- FTSE 100 down nearly 45 points
- Sterling gains as no-deal Brexit worry fades for now
- US stocks, dollar volatile after ISM services index weak
5.10pm: Footsie finishes in the red
The FTSE 100 index felt the pain again on Thursday, extending Wednesday’s big drop with global markets under pressure on recession fears, and as sterling strengthened as no-deal Brexit worries faded for the time being and the dollar took a tumble.
The UK’s premier share index finished 44.90 points lower at 7,077.64 as traders continued to fret about the general malaise of the global economy following weak services sector data from the UK and the US. The more domestically focused FTSE 250 index shed 128.75 points at 19,348.16.
However, on currency markets, the pound added 0.8% against the US dollar as fears of a no-deal Brexit eased for now after UK prime minster Boris Johnson’s new offer to the EU, which appears to be getting traction with Brexiteers in parliament.
Over on Wall Street, stocks were volatile, recovering from lows to trade fairly flat after posting sharp early falls as another batch of poor US data was interpreted as raising hopes for another interest rate cut by the Federal Reserve, sending the dollar lower.
Around London’s close, the Dow Jones Industrial Average was up around 2 points at 26,079, while the S&P 500 gained nearly 7 points.
3.45pm: Sterling gains on dollar misery
While the weak US services data sent equities sliding on both sides of the Atlantic, one beneficiary was the pound, which was taking advantage of the dollar’s new weakness and in late-afternoon trading was 0.8% higher at US$1.2402.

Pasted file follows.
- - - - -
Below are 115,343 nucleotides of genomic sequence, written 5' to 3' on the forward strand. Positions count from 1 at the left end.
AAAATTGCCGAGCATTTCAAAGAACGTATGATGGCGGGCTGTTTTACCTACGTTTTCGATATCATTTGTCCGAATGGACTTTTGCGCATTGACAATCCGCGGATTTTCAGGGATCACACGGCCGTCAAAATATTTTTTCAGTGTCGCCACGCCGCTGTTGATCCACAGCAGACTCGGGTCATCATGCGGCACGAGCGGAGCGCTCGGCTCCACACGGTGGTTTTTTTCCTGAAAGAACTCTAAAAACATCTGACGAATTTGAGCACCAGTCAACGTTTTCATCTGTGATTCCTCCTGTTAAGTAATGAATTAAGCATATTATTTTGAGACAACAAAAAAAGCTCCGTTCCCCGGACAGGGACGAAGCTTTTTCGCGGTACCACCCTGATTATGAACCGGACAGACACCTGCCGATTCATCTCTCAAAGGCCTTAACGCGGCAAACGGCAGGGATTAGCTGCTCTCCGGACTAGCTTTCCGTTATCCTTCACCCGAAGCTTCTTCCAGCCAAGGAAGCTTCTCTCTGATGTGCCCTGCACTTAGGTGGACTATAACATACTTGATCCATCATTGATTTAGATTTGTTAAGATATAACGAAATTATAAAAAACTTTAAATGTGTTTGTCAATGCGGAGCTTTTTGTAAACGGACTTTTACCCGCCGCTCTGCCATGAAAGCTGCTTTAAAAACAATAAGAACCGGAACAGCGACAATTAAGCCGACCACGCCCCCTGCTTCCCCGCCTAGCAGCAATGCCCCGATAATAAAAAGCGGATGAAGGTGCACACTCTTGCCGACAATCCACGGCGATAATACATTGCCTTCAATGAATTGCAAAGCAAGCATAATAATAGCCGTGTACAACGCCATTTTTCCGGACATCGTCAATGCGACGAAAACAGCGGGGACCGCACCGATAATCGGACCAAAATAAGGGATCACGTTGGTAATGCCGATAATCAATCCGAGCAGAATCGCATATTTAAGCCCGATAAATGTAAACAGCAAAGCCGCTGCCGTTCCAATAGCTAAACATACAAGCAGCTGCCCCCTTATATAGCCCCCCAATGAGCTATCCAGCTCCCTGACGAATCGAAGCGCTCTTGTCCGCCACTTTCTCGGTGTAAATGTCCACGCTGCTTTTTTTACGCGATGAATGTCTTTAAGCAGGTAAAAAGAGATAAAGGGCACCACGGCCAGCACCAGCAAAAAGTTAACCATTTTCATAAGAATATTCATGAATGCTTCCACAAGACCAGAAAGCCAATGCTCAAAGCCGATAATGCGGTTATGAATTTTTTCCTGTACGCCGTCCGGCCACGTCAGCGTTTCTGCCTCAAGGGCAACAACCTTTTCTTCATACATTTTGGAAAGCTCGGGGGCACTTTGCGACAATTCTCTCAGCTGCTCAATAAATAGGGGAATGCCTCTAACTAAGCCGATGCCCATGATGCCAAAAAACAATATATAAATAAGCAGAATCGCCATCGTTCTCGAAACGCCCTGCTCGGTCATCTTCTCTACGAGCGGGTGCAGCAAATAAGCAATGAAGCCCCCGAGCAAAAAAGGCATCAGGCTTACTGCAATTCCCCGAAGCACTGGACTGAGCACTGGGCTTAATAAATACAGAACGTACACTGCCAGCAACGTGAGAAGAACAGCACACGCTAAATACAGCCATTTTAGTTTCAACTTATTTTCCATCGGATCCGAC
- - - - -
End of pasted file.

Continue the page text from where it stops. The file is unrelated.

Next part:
The disappointing ISM non-manufacturing data, which fell well below estimates, has sent the Dow down below its 200-day average as traders continue to fret over the health of the world economy.
“The slowdown in manufacturing is spreading to services”, said Markets.com’s Neil Wilson, adding that the data had been critical to market sentiment and as a result, any optimism had now been “snuffed out”.
“Whilst still showing the sector in expansion, this was a major miss versus expectations. The market is reacting to the signs of a slowdown in the global economy. The fact these ISM numbers are printing weaker shows even the US is not immune”, Wilson said.
After flirting with a plunge of up to 1.6%, the FTSE 100 had recovered some lost ground after 3.30pm in London, but was still down 0.9%, or 67 points at 7,055.
3.15pm: US stocks tumble as service sector growth drops to three-year low
Wall Street was firmly in retreat in early trading in New York after the latest ISM non-manufacturing PMI showed growth in the US services sector had slowed faster than expected.
The data for September showed a drop to 52.6 from 56.4 in August, above the 50 growth level but below the expected level of 55 predicted by analysts.
Bad news still considered bad. ISM Non-Manufacturing drops big from August. Lowest reading since August 2016. Stocks don’t like it.https://t.co/yVv8u0r3gV
Educational services, real estate and wholesale trade were among sectors reporting a decrease over the period, while retail, mining and mining were among areas reporting growth.
Shortly after the release, the Dow plunged 1.01%, followed by the S&P 500 which tumbled 0.86% and the Nasdaq which fell 0.88%.
The downturn also hit trading in London, with the FTSE 100 down 1.5%, or 108 points, at 7,014 in late-afternoon.
2.40pm: US markets mixed as services data awaited
Wall Street saw a mixed open on Thursday morning in New York as traders awaited services sector data.
Shortly after the opening bell, the Dow Jones Industrial Average was 0.09% lower with the S&P 500 up 0.03% and the Nasdaq 0.04% higher.
Traders are keeping their powder dry ahead of the US non-manufacturing data, which is expected to give a better picture of the health of the world’s largest economy.